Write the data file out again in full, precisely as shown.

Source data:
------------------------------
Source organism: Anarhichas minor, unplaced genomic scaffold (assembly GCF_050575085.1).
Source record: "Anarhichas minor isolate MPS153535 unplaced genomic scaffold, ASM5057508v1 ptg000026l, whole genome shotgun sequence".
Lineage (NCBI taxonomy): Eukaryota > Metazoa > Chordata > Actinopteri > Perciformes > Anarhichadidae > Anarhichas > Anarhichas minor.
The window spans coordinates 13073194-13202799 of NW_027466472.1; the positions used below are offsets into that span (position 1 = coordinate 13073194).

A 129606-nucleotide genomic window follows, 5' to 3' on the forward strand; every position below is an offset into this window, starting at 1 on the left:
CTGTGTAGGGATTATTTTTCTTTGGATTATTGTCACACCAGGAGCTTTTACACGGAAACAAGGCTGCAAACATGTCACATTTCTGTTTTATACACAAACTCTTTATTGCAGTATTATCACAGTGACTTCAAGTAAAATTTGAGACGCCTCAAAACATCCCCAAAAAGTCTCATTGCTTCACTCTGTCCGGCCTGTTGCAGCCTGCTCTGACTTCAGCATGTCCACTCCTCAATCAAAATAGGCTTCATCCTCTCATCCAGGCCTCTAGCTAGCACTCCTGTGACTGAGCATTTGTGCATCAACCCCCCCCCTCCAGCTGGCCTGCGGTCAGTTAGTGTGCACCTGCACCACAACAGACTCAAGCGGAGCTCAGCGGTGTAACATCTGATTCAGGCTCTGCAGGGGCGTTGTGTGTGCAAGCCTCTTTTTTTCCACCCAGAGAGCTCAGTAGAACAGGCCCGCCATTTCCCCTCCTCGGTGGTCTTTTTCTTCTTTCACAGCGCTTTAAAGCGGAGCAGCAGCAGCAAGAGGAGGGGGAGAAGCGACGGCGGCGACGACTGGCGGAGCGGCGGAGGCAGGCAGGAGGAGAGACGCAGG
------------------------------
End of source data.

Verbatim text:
Source organism: Anarhichas minor, unplaced genomic scaffold (assembly GCF_050575085.1).
Source record: "Anarhichas minor isolate MPS153535 unplaced genomic scaffold, ASM5057508v1 ptg000026l, whole genome shotgun sequence".
Lineage (NCBI taxonomy): Eukaryota > Metazoa > Chordata > Actinopteri > Perciformes > Anarhichadidae > Anarhichas > Anarhichas minor.
The window spans coordinates 13073194-13202799 of NW_027466472.1; the positions used below are offsets into that span (position 1 = coordinate 13073194).

A 129606-nucleotide genomic window follows, 5' to 3' on the forward strand; every position below is an offset into this window, starting at 1 on the left:
CTGTGTAGGGATTATTTTTCTTTGGATTATTGTCACACCAGGAGCTTTTACACGGAAACAAGGCTGCAAACATGTCACATTTCTGTTTTATACACAAACTCTTTATTGCAGTATTATCACAGTGACTTCAAGTAAAATTTGAGACGCCTCAAAACATCCCCAAAAAGTCTCATTGCTTCACTCTGTCCGGCCTGTTGCAGCCTGCTCTGACTTCAGCATGTCCACTCCTCAATCAAAATAGGCTTCATCCTCTCATCCAGGCCTCTAGCTAGCACTCCTGTGACTGAGCATTTGTGCATCAACCCCCCCCCTCCAGCTGGCCTGCGGTCAGTTAGTGTGCACCTGCACCACAACAGACTCAAGCGGAGCTCAGCGGTGTAACATCTGATTCAGGCTCTGCAGGGGCGTTGTGTGTGCAAGCCTCTTTTTTTCCACCCAGAGAGCTCAGTAGAACAGGCCCGCCATTTCCCCTCCTCGGTGGTCTTTTTCTTCTTTCACAGCGCTTTAAAGCGGAGCAGCAGCAGCAAGAGGAGGGGGAGAAGCGACGGCGGCGACGACTGGCGGAGCGGCGGAGGCAGGCAGGAGGAGAGACGCAGG